Civil Engineering and Architecture
Strong, Beautiful and Durable Concrete Structures
Yasuhiko Sato , Associate Professor
Faculty of Engineering, Graduate School of Engineering (Infrastructure Studies, Department of Socio-Environmental Engineering, School of Engineering)
High school : Hokkaido Muroran Sakae High School
Academic background : Graduate School of Engineering, Hokkaido University
- Research areas
- Concrete Technology
- Research keywords
- Infrastructure, Concrete, Performance, Design, Maintenance
What is the Target of Your Research?
Concrete, which is created by the chemical reaction between water and cement, is a typical construction material that has supported our society since the Roman Era. These days our cities are ironically illustrated as concrete jungles, but concrete continues to be used despite this image.
Why is this so? Because concrete is really cheap (approximately \15/liter) and can be made everywhere (except for the polar regions), and we have never found any alternative.
I’m engaged in the social activities and research to make structures (infrastructures), such as bridges, dams and tunnels, which are mainly built of concrete, more strong, beautiful and durable.
What Kind of Social Activities are You Engaged in?
Fig. 1 Design Standards
Since I work in the engineering field, my research should be useful for practical life. More specifically, my role is to make cutting-edge technology (research results) in design and maintenance of concrete structures more available, so that the forefront of society can use it.
For example, in order to construct a bridge girder, we have to check or verify quantitatively whether it will fail due to earthquakes or whether it will swing too much when traffic passes over it. That is, the so-called design must be done. I’m drafting design standards for concrete structures (Fig. 1) in collaboration with researchers and engineers all over Japan. As the environment around society changes, the design methods must be revised to keep up with these changes. Since the structures we deal with have a highly public nature, the design standards are open to public. They are available at bookstores so you can even take a look at them.
What Kind of Research are You Conducting?
One of my research subjects is developing a safety performance evaluation method for concrete structures. I am creating a method to predict at which level the safety of a structure is for a given time period, for example, its current safety status, ten years later or 100 years later. Needless to say, concrete structures are affected by many factors because they stand outside. Those factors include earthquakes or automobiles, changes in temperature or humidity and the salt content blown from the ocean or the salt content used in antifreeze that is applied to prevent traffic accidents. I am evaluating the performance of structures in their actual environments, first by understanding the physicochemical and mechanical properties of the concrete affected simultaneously by multiple factors at a scale of several millimeters or more (Fig. 2), and then scaling up these results to several tens of centimeters and several meters for the structures, while also integrating a numerical analysis approach (Fig. 3) and experimental approach (Fig. 4).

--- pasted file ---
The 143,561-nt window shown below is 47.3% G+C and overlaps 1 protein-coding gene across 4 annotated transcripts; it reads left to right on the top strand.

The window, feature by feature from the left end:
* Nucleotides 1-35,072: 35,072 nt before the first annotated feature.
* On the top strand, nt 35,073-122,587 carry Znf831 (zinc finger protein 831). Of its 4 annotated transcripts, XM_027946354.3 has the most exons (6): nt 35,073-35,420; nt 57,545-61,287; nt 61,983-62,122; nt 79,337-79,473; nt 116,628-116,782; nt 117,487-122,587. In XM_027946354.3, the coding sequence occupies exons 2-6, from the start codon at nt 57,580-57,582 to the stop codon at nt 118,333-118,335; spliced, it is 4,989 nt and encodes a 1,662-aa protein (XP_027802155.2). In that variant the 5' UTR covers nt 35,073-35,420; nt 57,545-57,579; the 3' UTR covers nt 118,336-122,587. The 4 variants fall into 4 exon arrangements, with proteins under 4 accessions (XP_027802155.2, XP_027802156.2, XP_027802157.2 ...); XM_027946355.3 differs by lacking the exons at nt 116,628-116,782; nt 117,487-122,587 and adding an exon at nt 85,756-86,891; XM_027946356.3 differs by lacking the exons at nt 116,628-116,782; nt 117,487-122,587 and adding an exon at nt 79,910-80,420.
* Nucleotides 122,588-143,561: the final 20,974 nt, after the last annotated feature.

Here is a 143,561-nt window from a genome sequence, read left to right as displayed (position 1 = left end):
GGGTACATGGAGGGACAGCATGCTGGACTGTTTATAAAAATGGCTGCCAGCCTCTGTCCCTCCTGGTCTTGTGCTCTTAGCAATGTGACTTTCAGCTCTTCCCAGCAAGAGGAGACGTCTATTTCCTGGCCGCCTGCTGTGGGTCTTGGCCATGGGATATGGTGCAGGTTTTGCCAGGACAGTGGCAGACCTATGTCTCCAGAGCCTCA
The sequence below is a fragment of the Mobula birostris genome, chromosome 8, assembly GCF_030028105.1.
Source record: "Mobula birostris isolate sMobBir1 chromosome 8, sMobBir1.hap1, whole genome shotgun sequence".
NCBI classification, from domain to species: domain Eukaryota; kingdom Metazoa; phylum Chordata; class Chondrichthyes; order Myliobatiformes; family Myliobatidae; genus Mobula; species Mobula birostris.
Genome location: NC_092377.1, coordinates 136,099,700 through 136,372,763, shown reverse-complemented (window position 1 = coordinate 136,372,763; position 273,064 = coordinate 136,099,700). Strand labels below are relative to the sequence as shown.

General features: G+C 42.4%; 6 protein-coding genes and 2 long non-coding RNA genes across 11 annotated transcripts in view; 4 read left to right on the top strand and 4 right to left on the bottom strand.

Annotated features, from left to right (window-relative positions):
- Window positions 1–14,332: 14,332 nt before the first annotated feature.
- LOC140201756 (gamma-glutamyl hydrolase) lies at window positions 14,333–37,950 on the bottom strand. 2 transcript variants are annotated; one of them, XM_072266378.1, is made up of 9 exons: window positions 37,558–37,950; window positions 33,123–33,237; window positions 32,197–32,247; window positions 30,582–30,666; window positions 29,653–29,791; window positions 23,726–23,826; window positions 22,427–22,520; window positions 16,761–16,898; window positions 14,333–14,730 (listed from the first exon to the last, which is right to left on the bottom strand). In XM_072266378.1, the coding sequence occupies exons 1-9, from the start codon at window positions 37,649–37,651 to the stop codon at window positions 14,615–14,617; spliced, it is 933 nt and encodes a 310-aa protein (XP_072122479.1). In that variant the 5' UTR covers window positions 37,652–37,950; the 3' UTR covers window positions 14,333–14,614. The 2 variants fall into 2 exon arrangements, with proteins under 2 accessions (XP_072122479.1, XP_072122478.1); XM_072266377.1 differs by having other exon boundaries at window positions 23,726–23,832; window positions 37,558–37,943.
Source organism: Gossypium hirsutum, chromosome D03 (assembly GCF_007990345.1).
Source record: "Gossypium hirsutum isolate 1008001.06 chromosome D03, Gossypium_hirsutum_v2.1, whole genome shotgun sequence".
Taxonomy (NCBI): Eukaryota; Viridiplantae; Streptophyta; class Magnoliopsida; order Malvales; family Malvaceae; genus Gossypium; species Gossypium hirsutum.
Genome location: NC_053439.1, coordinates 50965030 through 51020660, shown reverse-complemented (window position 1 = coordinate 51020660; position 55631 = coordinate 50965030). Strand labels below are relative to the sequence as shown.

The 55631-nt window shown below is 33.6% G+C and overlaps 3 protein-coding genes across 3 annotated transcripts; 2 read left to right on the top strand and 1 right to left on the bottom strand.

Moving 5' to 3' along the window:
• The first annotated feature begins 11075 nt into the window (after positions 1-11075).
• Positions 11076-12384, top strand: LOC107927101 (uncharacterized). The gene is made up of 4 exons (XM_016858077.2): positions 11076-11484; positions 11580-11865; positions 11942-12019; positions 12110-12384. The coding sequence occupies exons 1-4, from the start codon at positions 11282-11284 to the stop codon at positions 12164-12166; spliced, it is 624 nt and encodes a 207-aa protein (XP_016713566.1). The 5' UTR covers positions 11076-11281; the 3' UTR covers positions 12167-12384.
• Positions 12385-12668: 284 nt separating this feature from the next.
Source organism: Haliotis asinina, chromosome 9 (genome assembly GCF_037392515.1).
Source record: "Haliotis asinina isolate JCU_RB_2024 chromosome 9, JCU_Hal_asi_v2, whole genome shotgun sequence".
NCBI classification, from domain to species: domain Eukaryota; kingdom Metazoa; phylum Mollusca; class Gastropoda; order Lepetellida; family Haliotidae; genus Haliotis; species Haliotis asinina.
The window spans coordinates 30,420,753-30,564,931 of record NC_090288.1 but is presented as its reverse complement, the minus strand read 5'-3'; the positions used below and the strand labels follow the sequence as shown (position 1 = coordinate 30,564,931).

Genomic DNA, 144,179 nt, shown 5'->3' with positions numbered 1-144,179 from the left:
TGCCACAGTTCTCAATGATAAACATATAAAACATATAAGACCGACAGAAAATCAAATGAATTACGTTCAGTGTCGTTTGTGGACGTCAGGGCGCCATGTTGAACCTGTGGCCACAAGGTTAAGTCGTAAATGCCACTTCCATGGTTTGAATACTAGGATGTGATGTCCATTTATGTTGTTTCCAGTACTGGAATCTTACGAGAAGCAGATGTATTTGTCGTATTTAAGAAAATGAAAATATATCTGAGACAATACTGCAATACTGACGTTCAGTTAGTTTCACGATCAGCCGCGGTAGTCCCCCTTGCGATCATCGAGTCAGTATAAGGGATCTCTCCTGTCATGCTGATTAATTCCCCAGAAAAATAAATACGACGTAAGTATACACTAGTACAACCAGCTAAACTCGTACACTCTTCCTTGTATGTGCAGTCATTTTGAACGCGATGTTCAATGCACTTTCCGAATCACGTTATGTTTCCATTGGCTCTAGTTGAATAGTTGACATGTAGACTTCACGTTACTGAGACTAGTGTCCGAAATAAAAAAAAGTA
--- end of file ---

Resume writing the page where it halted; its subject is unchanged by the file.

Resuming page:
Fig. 4 Experiments using Multiple Scales
What Will be Your Next Goal?
I would like to establish a new design method. The concrete structures are composed of multiple “members” in a framework, such as beams, columns and plates. I would like to develop a design concept where the designer or civil engineers has free range to come up with his or her own idea or plan but incorporates various types of members to make the structure last longer by optimizing its performance and making it effective for a long period of time, such as 300 years. And at the same time, I would like to develop a method to convert this concept into tangible forms. In this concept, the members of the framework would be divided into the following: “replacement components” which might be replaced at some point, “permanent components” which are manufactured using highly durable materials and will be used permanently without being replaced, and “recycled components” which would be recovered from other dismantled structures and then reused. Structures should exist for the society and people. In our mature society, the time of the manufacturing cheap things in large quantities has come to an end. A new design method must be based on a life cycle value that not only reflects cost but also sustainability and risk.